Professional managers to run Buddhist temples
By Kwon Mee-yoo
The Jogye Order will hand over the business of running temples to independent companies instead of entrusting it to monks, and be more transparent about how revenue from Buddhist donations is spent.
These and other measures were announced by the largest Buddhist sect, Thursday, following a public outcry over a scandal involving gambling monks in May.
"We have grown bigger fast with the rapid development of our society,” said Ven. Jaseung, president of the Jogye Order.
Observing that the nonprofessional, unsystematic management of the Buddhist order contributed to trouble and conflict, the monk said, "Recent gambling scandals are closely related to such old-fashioned operating practices.”
The gambling scandal broke in early May when a former monk disclosed a video clip of monks gambling with hundreds of millions of won at a hotel room near Baekyang Temple in Jangseong, South Jeolla Province.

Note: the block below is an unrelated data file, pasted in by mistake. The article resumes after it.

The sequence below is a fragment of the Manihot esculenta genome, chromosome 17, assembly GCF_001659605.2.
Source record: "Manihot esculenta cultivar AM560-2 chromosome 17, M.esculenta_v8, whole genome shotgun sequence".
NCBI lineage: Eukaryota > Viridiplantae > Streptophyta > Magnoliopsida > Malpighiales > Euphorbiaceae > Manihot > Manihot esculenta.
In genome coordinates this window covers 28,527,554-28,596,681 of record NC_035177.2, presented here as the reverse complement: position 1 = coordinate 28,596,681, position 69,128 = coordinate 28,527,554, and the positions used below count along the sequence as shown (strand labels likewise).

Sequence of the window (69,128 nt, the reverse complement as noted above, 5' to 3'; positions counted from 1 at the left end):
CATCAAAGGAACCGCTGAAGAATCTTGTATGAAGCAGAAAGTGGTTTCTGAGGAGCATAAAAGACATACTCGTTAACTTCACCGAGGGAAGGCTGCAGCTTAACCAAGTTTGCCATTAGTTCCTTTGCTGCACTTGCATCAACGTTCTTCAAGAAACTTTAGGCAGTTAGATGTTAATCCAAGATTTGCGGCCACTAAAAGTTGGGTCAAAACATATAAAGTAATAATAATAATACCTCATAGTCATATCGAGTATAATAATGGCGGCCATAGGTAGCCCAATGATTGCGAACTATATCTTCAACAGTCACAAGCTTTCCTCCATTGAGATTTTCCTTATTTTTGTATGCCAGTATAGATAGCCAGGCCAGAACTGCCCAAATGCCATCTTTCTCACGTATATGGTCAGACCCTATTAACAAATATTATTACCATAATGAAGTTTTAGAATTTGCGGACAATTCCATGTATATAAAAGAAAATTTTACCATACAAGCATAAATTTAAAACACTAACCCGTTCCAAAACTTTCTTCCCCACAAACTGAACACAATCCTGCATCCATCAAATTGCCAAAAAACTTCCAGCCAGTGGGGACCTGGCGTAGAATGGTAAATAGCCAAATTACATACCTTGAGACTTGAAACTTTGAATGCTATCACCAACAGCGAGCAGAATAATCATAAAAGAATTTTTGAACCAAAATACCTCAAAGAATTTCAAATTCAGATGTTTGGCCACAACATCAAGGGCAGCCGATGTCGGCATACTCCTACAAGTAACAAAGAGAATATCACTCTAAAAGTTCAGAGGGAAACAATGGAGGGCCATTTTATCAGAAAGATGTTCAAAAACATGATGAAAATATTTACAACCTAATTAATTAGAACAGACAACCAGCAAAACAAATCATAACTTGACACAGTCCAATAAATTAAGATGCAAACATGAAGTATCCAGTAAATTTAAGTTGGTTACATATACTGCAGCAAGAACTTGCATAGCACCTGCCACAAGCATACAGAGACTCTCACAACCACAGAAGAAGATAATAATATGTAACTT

Since then, Jaseung has increasingly been under pressure to resign. The Jogye Order is the largest Buddhist sect here with more than 2,500 temples and 13,860 monks. Factions of monks clashed violently in 1994 and 1998 during a power struggle. The prosecution is currently looking into the gambling case.
Speaking on Thursday, Jaseung said that he will devote the rest of his tenure ― about a year and half left ― to seeing the reforms through.
"This is the time to make fundamental reforms," Jaseung said.
The order recently organized a reform committee and established ideals for renewal ― "Monks should concentrate on asceticism and propagation, while believers should strive to serve the community through supporting Buddhism and practicing virtuous work."
Management specialists will take charge of the financial operation of the temples and publish their financial standings. For every transaction regarding the order, credit cards can be used and receipts will be issued to map the flow of funds.
The Jogye Order said it will modify its election system to prevent possible fraud. The sect will also tighten disciplinary action against those who tarnish the reputation of Buddhism.